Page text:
• 6. Millions of young women disappear in their native land every year. Many of them are found later being held against their will in other places and forced into prostitution. According to the UNICEF, Girls between 13 and 18 years of age constitute the largest group in the sex industry. It is estimated that around 500,000 girls below 18 are victims of trafficking each year. The victims of trafficking and female migrants are sometimes unfairly blamed for spreading HIV when the reality is that they are often the victims.
  • 7. United Nations agencies estimated that every year 3 million girls are at risk of undergoing the procedure which involves the partial or total removal of external female genital organs that some 140 million women, mostly in Asia and Africa, have already endured.
  • 8. Millions of women suffer from discrimination in the world of work. This not only violates a most basic human right, but has wider social and economic consequences. Most of the governments turn a blind eye to illegal practices and enact and enforce discriminatory laws. Corporations and private individuals engage in abusive and discriminatory practices without fear of legal system. Sexual harassment and violence in the workplace are common and constant threats to working women's lives and livelihoods.
  • 9. More than two-thirds of the women's populations don't have access to the financial system. Poor women are not considered credit worthy. The idea of the business is only maximisation of profit. That is too narrow an interpretation of a human being. Every human being should have the “right to credit” because if people have money, they can change their lives. It is true for women.
  • 10. Since the late 1970s when the technology for sex determination first came into being, sex selective abortion has unleashed a saga of horror in India.
  • 11. In some parts of the country, the sex ratio of girls to boys has dropped to less than 800:1,000. It's alarming that even liberal states like those in the northeast have taken to disposing of girls.
  • 12. Worryingly, the trend is far stronger in urban rather than rural areas, and among literate rather than illiterate women, exploding the myth that growing affluence and spread of basic education alone will result in the erosion of gender bias.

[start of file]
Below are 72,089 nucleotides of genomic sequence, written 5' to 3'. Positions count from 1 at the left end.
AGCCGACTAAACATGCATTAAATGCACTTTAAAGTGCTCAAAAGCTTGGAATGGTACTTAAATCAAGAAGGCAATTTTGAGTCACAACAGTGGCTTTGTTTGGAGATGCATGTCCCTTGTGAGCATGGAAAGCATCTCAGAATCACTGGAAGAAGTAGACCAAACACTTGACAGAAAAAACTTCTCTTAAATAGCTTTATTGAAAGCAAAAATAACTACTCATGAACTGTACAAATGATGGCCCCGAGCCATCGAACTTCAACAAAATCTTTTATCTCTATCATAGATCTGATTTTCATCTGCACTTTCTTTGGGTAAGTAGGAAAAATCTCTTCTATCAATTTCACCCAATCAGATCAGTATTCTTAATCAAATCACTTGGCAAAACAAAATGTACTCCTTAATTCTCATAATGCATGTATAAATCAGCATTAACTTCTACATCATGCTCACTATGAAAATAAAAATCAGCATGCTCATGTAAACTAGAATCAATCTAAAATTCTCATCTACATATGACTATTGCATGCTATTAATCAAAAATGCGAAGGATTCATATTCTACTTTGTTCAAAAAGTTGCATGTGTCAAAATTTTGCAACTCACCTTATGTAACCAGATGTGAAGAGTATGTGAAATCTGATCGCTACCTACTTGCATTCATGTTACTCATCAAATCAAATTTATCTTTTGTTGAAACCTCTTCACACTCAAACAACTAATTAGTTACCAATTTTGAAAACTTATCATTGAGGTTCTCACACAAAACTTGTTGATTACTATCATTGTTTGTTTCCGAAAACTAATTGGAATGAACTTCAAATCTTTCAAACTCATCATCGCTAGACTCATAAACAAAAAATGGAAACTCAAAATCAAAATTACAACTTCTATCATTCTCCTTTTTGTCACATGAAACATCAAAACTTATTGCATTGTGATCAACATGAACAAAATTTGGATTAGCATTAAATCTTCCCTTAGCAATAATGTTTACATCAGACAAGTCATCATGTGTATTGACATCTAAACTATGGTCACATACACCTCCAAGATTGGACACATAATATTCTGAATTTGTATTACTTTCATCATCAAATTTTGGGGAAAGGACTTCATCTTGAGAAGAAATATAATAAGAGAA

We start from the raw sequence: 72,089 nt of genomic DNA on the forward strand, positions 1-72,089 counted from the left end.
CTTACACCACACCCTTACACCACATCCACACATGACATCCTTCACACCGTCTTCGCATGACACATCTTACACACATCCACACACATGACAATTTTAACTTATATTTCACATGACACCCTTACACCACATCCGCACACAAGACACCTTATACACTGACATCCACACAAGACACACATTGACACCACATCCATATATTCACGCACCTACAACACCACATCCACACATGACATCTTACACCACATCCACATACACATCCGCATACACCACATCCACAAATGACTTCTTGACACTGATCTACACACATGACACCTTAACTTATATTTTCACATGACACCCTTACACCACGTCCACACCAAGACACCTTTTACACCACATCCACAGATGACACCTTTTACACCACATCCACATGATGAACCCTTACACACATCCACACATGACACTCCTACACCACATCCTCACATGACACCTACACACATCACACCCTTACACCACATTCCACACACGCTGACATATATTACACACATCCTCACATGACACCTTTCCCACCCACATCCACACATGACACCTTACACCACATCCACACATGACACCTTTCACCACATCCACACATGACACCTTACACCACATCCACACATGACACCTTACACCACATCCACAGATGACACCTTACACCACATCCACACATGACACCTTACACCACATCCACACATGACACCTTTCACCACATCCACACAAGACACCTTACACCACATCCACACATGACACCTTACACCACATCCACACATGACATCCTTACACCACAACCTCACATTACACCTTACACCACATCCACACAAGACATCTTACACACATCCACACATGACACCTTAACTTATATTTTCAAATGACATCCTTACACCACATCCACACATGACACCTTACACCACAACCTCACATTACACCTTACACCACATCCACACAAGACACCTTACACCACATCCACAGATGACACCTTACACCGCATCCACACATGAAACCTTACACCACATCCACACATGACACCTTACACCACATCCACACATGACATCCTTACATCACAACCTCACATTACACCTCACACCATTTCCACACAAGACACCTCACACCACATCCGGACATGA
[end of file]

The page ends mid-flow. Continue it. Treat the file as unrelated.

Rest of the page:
• 13. Over the years, laws have been made stricter and the punishment too is more stringent now. But since many people manage to evade punishment, others too feel inclined to take the risk. Just look at the way sex-determination tests go on despite a stiff ban on them. The United Nations has expressed serious concern about the situation.
  • 14. India alone accounts for more than 50 million of the women who are “missing” due to female foeticide - the sex-selective abortion of girls, dowry death, gender- based neglect and all forms of violence against women. We can point a finger at poverty. But poverty alone does not result in these girls and women’s deaths and suffering; the blame also falls on the social system and attitudes of the societies.
  • 15. The decline in the sex ratio and the millions of Missing Women are indicators of the feudal patriarchal resurgence. Violence against women has gone public – whether it is dowry murders, the practice of female genital mutilation, honour killings, sex selective abortions or death sentences awarded to young lovers from different communities by caste councils, rapes and killings in communal and caste violence, it is only women’s and human rights groups who are protesting – the public and institutional response to these trends is very minimal.
  • 16. Unite To End Violence Against Women and girls! Say No To Sex Selection and Female Foeticide! Educate & Empowered Women for a Happy Future ! We are making such material available in our efforts to advance understanding of issues of humanitarian and ecological significance. The images on this presentation are not necessarily those of survivors of violence and human rights abuse. © Social Geographic Foundation SocialGe graphic Please NOTE and RESPECT the copyright. ALL RIGHTS RESERVED. None of the images may be copied, reproduced, published or distributed in any medium without the expressed written permission. Photo & design: Firoz Ahmad Firoz E-mail: socialgeographic@gmail.com